We got to Mackinac Island and disembarked on our first day of sightseeing and fudge buying. But by late in the afternoon, clouds were starting to roll in. A couple of hours later, it was drizzling. It had also gotten colder.

I thought, “This isn’t supposed to happen.” So back at the hotel, I turned on the tube and found a weatherman. The forecast had changed. In fact, it was 180-degrees out of whack with the former forecast. It was now supposed to rain for several days with temperatures in the 40s. It was a miserable vacation. Oh, and Tennessee was warm and sunny.

A week ago, on Monday, the weatherman came on with his five-day forecast, which showed that it would rain through Wednesday, but Thursday was supposed to be warm and sunny. The guy didn’t hedge his bets. He normally puts a percentage chance for rain on each day of the extended forecast if, indeed, he thinks there is any chance of rain at all. There was no percentage on Thursday. There was just a big smiling sun.

Thursday morning arrived; I was getting ready for work and turned on the set to hear the morning report. The same guy was now claiming that there was a really good chance of showers and even thunderstorms beginning around three o’clock. He didn’t apologize for his earlier error. It was just a matter-of-fact forecast that now included rain after work. I was pissed.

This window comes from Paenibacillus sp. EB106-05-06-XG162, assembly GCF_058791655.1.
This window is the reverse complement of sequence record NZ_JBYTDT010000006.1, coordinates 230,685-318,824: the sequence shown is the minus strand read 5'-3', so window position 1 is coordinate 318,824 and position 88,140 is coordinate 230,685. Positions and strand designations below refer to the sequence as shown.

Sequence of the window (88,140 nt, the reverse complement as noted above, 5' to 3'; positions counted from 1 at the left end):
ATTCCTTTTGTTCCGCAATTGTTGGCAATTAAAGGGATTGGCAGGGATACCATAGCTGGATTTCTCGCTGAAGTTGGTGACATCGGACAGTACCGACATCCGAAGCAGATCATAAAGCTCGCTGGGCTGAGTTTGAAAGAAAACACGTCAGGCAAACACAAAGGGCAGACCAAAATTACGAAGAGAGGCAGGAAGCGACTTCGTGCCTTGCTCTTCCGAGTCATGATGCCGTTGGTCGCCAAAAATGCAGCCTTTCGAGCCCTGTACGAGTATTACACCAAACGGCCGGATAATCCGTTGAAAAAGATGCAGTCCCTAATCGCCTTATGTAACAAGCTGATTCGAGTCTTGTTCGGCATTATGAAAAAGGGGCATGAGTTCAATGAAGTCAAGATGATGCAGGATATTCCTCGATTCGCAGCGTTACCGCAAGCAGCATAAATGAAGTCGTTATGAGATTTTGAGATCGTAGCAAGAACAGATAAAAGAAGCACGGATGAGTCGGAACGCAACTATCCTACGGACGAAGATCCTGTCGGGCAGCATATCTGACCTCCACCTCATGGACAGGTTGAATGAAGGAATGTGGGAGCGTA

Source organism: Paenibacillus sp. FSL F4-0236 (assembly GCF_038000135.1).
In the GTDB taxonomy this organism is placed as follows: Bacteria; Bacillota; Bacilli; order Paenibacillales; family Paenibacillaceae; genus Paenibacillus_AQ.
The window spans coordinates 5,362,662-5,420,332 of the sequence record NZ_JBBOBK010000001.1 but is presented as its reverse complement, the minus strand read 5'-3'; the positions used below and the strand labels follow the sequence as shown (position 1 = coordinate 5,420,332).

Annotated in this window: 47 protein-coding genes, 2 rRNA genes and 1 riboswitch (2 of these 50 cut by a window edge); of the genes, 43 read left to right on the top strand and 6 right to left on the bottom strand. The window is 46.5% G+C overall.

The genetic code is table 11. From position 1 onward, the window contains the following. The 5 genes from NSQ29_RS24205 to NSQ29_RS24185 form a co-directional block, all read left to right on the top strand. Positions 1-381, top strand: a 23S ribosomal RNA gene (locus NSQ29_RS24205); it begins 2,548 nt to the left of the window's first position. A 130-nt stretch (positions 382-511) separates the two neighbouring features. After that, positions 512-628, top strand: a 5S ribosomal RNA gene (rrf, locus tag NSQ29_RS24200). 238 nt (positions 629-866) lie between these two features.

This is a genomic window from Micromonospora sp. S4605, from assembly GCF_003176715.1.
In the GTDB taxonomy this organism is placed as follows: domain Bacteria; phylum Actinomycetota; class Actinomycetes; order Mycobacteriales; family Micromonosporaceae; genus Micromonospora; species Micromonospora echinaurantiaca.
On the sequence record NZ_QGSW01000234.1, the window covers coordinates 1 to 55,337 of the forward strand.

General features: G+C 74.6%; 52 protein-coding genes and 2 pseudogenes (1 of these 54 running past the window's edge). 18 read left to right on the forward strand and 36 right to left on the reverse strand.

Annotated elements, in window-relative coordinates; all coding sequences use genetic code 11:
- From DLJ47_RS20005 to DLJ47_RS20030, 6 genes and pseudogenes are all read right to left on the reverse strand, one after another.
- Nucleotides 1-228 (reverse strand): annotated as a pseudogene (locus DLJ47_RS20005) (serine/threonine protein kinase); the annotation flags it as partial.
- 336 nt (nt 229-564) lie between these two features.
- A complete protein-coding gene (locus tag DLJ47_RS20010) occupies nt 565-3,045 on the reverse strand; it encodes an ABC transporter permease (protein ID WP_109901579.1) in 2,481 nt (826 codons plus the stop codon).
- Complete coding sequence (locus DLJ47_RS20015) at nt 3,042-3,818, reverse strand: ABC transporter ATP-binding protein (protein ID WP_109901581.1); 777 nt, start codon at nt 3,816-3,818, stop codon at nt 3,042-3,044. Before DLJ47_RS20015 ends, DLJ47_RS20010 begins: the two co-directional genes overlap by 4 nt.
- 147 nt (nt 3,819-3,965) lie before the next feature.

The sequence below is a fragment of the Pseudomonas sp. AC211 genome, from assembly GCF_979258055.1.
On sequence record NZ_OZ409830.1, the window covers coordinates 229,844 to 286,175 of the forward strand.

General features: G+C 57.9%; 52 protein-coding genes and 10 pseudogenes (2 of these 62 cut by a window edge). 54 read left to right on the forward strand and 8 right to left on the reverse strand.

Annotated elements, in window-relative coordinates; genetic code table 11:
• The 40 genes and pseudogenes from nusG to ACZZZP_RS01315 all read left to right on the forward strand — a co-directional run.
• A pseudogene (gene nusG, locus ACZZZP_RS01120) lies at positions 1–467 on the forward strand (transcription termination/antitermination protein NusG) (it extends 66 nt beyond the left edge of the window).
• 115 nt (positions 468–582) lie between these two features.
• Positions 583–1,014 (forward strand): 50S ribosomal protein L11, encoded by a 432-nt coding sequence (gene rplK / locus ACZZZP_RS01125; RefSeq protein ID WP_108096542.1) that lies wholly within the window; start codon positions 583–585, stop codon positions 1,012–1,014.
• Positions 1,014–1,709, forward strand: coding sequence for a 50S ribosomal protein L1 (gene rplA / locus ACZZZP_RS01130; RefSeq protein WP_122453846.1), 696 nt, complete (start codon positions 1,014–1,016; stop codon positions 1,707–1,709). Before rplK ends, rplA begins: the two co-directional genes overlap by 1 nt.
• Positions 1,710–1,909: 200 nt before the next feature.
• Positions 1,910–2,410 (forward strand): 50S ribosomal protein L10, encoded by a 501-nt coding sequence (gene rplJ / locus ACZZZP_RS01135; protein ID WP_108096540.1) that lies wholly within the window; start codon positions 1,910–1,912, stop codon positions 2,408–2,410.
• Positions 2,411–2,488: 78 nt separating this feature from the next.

If he had given a disclaimer on his Monday’s forecast that it might, indeed, rain on Thursday afternoon even if he didn’t at the moment think it would, I would have felt a little better about it. Well, not about the rain, but I would have had more respect for the weatherman. But no, he arrogantly told me on Monday that there would be no rain on Thursday, and then on Thursday is said, “rain this afternoon folks.”

If he had been just a little contrite; if he had said something like, “Sorry folks, I realize I told you earlier in the week that it would not rain today. And I apologize for my error. Shit happens.” But he didn’t. He just arrogantly went on and gave his new forecast with the same degree of assurance. No looking back on old mistakes for this guy, or for any of the broadcast meteorologists, really.

The Thursday forecast called for rain on Thursday night and Friday, but fair on Saturday. Should I trust him this time? Turns out, he was right. But I still can’t forgive him for his method of delivery, as though no mistakes are possible. Yes, we all know the nature of forecasts. And we should all take the long-range predictions with a grain of salt. But when they are delivered professionally and with great assurance, at the very least the weatherman should acknowledge his error when he gets it wrong.

There’s an old weather saying that goes like this:

And in the dying embers these are my main regrets:
When I’m right no one remembers; when I’m wrong no one forgets.

How true. But maybe if they would forecast with less certainty and a little more humility, perhaps we would forgive them when they screw it up.